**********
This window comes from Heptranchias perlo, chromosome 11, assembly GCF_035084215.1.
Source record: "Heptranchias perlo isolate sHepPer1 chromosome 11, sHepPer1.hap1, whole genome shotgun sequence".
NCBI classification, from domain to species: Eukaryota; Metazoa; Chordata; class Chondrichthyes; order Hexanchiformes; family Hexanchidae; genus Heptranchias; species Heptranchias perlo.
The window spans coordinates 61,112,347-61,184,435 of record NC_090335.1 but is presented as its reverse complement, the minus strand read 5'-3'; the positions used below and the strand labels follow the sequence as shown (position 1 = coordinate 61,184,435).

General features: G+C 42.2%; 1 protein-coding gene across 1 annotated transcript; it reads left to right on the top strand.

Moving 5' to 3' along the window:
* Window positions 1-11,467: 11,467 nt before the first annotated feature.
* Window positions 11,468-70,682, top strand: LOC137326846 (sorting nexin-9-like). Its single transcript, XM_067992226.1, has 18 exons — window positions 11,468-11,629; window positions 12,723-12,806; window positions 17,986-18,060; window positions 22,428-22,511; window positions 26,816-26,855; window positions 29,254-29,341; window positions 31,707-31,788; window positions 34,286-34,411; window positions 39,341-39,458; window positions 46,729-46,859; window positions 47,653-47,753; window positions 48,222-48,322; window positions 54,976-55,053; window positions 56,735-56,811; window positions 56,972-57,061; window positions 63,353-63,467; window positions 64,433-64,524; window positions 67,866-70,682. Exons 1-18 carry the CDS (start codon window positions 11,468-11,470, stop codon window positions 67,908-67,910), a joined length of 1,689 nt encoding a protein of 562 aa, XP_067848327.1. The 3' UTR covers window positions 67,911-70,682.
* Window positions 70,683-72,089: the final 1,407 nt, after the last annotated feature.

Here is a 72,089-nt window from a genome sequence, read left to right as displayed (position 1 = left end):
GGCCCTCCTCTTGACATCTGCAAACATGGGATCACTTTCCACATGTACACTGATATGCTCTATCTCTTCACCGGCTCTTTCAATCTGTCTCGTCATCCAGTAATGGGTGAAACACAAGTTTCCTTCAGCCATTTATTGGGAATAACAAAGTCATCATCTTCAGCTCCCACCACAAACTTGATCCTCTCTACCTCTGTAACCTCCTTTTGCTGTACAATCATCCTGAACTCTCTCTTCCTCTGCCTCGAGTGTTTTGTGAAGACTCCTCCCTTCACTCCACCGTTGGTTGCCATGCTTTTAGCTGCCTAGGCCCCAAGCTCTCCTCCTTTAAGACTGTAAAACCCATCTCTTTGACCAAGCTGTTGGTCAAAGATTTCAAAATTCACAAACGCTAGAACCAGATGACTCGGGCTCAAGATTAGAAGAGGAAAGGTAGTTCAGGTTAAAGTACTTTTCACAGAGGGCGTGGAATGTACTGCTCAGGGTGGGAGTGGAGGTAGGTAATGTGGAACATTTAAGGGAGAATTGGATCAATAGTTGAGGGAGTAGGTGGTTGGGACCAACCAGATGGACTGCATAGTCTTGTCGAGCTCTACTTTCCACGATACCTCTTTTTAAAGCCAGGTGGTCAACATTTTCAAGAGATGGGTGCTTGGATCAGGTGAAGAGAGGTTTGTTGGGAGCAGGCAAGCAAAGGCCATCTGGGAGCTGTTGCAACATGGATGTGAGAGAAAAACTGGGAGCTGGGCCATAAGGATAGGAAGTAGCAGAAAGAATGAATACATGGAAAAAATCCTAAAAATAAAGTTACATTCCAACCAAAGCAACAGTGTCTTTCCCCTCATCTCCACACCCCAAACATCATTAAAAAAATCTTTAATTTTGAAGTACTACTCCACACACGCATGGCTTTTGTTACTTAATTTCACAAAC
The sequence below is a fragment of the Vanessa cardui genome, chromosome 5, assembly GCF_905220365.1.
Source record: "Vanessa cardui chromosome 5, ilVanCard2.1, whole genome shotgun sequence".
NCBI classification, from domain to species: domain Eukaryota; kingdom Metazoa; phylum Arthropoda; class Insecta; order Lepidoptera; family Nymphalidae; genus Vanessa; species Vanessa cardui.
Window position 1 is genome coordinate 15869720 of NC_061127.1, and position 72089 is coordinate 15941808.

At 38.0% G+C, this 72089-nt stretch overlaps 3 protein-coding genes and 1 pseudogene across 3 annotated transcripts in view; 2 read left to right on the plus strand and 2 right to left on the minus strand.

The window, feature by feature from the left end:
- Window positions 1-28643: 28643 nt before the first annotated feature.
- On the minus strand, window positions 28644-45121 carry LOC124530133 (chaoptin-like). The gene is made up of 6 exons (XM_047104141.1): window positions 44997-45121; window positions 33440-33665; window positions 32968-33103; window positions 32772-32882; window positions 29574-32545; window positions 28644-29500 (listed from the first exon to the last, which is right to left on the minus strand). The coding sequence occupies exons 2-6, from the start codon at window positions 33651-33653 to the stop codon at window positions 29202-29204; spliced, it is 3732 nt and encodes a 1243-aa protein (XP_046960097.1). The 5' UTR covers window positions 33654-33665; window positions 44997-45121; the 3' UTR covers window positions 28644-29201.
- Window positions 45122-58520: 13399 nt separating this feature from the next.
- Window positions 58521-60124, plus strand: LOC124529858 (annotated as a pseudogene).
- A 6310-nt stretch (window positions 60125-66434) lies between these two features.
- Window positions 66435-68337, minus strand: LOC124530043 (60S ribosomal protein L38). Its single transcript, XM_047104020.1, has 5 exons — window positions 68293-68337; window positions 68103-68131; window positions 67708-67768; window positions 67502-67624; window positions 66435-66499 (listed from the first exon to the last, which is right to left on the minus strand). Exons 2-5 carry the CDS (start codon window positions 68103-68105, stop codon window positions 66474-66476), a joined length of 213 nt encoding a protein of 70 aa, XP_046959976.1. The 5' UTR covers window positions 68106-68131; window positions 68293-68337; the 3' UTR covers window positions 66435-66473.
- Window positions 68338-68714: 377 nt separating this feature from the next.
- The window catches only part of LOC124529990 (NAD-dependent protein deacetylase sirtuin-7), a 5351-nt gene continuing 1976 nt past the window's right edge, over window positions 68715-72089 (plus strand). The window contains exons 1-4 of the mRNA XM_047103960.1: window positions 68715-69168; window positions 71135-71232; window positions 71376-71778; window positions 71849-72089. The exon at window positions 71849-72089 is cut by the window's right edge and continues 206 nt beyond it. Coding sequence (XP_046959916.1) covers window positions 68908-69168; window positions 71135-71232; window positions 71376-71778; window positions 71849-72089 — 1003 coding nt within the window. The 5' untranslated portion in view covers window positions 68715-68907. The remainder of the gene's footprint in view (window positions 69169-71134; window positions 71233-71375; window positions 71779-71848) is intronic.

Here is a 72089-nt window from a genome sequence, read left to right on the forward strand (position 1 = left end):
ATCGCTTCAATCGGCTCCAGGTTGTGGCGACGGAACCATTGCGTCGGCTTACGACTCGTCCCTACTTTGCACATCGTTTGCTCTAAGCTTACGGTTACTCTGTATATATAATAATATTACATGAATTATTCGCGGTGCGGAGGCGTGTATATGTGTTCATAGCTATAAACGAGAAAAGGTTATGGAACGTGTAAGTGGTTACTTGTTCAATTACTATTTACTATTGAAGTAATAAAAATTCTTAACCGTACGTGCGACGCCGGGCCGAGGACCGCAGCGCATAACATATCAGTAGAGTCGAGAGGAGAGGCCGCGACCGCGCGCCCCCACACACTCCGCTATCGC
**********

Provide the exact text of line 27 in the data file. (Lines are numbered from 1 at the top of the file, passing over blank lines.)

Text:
ATCGCTTCAATCGGCTCCAGGTTGTGGCGACGGAACCATTGCGTCGGCTTACGACTCGTCCCTACTTTGCACATCGTTTGCTCTAAGCTTACGGTTACTCTGTATATATAATAATATTACATGAATTATTCGCGGTGCGGAGGCGTGTATATGTGTTCATAGCTATAAACGAGAAAAGGTTATGGAACGTGTAAGTGGTTACTTGTTCAATTACTATTTACTATTGAAGTAATAAAAATTCTTAACCGTACGTGCGACGCCGGGCCGAGGACCGCAGCGCATAACATATCAGTAGAGTCGAGAGGAGAGGCCGCGACCGCGCGCCCCCACACACTCCGCTATCGC